Arts & Culture

September 9, 2012

Real, imagined mingle in Ronald Christ's paintings

Passion and vocation mix for Ronald Christ as the Ulrich Museum of Art shows a retrospective of his work.

Passion and vocation mix for Ronald Christ as the Ulrich Museum of Art shows a retrospective of his work.

Christ, a Wichita State University art professor since 1976, uses drawings and paintings to intertwine real and imaginary scenes.

“He’s an incredible artist,” said Patricia McDonnell, the museum’s director and curator for this exhibit. “His work is just so gorgeous.”

More than 30 pieces of Christ’s work were collected from galleries and collections to form this showing, which encompasses more than four decades of work. Christ has presented one-person exhibitions at leading galleries in Kansas City, St. Louis, Chicago, Cincinnati and Santa Fe.

“This exhibit covers all of the evolutionary steps in my work,” Christ said. The show takes the observer on a journey from the artist’s first years in Wichita through his Flint Hills stage then on to Italy and finishing off — for now — with abstraction.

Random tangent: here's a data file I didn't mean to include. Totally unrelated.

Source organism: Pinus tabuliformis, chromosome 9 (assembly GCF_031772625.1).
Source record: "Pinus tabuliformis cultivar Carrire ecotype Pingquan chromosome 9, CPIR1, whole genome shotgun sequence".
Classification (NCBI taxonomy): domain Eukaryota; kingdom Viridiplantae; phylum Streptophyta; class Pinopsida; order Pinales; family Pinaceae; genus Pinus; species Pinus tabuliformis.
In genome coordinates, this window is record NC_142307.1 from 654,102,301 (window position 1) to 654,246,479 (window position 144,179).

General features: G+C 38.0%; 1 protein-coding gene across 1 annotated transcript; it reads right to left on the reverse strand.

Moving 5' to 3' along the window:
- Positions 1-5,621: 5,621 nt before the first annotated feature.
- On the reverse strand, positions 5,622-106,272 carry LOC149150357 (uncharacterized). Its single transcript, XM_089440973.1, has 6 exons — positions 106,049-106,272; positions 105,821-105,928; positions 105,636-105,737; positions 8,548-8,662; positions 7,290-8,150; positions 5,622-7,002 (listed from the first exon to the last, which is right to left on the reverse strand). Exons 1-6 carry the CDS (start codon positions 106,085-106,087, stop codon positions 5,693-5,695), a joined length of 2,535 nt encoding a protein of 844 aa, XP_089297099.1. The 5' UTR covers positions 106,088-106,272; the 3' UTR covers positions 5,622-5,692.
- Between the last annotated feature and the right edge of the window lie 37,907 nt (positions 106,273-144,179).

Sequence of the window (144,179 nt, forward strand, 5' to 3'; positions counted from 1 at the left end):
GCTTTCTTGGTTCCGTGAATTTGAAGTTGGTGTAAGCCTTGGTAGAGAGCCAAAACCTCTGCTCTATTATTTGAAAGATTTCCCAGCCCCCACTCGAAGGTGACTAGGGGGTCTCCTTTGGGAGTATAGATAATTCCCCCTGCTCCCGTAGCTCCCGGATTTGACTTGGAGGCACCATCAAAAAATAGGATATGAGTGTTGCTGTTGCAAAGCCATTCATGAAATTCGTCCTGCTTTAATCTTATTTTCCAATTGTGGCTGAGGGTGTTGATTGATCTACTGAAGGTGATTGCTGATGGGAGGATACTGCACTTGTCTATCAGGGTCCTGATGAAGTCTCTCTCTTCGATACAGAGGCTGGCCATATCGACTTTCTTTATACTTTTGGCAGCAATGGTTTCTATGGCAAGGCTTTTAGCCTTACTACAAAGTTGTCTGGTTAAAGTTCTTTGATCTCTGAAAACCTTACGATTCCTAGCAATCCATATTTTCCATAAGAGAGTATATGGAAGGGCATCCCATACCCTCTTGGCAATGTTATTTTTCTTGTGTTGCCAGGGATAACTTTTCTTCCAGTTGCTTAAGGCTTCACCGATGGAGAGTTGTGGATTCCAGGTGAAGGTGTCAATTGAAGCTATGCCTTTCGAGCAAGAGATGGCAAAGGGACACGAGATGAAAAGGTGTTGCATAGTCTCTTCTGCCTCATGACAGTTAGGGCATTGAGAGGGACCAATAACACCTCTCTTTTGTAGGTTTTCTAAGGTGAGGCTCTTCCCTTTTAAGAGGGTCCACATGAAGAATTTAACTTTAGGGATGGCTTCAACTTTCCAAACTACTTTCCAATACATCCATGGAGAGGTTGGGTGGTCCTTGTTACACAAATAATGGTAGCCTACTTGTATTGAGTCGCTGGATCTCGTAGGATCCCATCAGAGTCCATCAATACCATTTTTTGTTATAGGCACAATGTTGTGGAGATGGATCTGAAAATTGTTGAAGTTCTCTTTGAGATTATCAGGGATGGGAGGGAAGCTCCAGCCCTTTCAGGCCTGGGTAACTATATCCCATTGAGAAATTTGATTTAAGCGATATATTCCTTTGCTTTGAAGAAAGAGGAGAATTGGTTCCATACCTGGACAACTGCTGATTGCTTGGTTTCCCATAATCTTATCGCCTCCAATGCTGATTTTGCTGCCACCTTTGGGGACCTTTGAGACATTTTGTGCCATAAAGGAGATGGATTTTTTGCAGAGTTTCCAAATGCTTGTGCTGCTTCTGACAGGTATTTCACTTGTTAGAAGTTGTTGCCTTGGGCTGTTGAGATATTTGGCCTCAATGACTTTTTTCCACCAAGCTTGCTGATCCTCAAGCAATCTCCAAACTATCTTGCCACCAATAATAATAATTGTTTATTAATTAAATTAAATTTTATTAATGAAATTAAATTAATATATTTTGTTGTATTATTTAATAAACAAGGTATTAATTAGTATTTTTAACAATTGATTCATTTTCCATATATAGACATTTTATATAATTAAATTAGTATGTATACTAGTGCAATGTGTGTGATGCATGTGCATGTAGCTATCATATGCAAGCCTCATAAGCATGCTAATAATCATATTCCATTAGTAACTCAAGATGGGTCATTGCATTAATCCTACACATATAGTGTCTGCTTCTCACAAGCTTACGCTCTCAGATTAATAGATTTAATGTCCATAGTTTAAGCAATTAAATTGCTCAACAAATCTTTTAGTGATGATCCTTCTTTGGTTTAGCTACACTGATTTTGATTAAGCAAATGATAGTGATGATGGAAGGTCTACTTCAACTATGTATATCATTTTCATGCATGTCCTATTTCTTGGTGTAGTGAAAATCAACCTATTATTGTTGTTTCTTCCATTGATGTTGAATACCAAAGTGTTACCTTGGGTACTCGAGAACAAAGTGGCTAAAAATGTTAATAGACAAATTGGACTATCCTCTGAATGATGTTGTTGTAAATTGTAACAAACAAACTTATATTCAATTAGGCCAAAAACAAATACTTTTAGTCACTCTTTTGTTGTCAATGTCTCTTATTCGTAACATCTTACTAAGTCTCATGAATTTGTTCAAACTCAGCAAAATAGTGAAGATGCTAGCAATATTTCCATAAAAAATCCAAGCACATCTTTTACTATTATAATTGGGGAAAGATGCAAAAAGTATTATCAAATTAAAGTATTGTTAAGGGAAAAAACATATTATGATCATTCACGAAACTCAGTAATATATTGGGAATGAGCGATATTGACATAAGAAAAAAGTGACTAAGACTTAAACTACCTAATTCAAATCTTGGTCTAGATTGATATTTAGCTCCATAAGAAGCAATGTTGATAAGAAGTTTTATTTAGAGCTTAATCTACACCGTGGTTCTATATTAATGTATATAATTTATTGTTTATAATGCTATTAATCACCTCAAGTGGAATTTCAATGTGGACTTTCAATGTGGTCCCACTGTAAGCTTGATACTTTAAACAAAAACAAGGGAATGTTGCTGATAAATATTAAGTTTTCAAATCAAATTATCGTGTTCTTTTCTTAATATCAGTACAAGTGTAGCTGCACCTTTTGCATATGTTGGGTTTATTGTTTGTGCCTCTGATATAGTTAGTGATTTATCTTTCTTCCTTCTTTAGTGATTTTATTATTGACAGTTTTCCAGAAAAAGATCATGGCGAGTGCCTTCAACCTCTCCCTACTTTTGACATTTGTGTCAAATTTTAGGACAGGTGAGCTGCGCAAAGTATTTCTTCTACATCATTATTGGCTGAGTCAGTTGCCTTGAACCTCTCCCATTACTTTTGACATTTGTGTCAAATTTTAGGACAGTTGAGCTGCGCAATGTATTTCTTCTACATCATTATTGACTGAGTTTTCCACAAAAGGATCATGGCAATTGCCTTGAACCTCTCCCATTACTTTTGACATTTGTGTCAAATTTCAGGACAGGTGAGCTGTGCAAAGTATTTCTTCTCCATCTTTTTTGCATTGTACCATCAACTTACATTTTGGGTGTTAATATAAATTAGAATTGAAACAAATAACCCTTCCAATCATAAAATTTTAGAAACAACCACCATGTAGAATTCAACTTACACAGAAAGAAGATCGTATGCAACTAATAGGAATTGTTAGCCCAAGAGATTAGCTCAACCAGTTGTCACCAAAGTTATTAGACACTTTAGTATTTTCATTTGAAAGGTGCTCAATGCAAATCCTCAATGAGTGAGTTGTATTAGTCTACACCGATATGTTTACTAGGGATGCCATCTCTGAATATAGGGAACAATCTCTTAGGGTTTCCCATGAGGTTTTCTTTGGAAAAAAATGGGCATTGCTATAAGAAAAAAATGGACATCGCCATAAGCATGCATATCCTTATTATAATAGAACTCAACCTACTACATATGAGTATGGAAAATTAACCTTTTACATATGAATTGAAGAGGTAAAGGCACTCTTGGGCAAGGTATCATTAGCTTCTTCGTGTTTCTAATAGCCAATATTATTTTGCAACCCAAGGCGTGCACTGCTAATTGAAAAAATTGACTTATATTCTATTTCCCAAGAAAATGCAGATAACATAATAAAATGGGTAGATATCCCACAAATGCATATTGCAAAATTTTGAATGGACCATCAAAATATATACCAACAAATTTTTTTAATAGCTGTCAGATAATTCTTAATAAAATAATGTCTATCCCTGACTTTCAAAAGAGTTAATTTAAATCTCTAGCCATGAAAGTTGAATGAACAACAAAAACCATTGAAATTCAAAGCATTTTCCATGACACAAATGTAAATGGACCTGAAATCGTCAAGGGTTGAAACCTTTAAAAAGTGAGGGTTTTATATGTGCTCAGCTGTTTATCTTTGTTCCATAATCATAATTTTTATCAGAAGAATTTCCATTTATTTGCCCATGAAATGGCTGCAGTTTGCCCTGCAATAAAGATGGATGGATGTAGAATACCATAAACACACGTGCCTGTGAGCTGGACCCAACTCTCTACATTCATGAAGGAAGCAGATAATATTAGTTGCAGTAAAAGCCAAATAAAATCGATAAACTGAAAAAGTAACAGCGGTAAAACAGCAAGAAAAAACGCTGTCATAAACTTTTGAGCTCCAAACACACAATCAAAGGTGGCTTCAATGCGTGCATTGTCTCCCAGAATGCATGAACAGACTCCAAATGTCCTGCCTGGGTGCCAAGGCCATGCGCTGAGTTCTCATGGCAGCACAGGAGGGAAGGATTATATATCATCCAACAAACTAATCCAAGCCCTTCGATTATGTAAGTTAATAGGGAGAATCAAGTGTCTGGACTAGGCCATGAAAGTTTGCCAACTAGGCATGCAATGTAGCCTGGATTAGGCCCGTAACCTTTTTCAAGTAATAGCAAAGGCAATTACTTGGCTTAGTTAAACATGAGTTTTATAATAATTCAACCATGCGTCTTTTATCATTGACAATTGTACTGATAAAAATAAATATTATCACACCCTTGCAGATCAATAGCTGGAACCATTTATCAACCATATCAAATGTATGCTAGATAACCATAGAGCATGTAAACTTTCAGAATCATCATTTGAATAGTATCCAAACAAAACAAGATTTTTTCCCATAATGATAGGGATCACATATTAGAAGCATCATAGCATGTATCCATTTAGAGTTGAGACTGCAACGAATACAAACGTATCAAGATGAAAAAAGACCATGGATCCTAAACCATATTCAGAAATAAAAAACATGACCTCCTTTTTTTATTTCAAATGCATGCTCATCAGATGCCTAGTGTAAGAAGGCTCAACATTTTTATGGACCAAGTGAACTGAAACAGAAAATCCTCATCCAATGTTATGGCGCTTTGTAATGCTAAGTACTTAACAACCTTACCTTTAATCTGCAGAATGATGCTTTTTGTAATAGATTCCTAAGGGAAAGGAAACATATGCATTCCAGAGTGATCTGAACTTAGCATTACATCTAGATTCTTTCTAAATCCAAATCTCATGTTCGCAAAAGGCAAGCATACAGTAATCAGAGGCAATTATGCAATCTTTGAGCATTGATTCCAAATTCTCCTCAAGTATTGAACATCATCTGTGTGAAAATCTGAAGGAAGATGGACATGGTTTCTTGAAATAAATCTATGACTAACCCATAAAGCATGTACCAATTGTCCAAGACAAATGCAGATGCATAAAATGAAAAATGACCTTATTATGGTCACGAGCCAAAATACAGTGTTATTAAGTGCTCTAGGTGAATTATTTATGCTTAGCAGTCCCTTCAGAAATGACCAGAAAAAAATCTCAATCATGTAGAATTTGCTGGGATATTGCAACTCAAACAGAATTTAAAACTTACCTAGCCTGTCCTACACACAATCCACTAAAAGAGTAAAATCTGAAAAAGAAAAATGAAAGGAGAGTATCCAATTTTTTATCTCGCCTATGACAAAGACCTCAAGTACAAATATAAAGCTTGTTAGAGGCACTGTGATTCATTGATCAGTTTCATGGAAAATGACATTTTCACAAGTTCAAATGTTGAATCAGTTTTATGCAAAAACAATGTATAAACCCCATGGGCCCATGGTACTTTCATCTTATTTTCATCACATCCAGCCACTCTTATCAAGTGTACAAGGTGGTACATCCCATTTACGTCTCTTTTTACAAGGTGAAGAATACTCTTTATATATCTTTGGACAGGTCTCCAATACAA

McDonnell explained that most artists evolve and change, and Christ, she said, is no exception. Although he uses similar palates — only six colors — the glazes have differed through his stages. By using the same oils, Christ is able to create a vast array of color through mixing.

“It’s representational work, which is exquisitely done,” McDonnell said. “It’s technically stunning.”

Toward the beginning of his career, Christ created still life paintings, moved on to Kansas-based landscapes and began “inventing urban architecture” and imaginary imagery. In 1989, he taught a course in Italy. That course changed his life. Soon, his meticulously rendered paintings shifted to Italian locations. They still had fantastical imagery, but this otherworldliness had a specific Mediterranean setting.

For almost a decade, Christ traveled back and forth to Italy, painting, drawing and taking photographs. In addition to Italy, Christ was inspired by 15th-century Italian Renaissance artist Piero della Francesca and 20th-century Italian surrealist Giorgio de Chirico.

“My imagery shifted from my make-up imagery to the imagery of Italy,” Christ said. “I was able to utilize actual buildings.”

Two years ago, Christ shifted to the abstract — starting out with drawings and then moving to paintings.

But whatever style Christ uses, his message remains the same: “I want everything in the paintings to be possible but not probable.”

McDonnell calls Christ’s work a visual tour de force. She said that the museum needs to celebrate exceptional local artists as well as nationally and internationally renowned ones.

“We want the people of Wichita to know about trends,” McDonnell said. “But it is equally our responsibility to celebrate the local artists of merit.”

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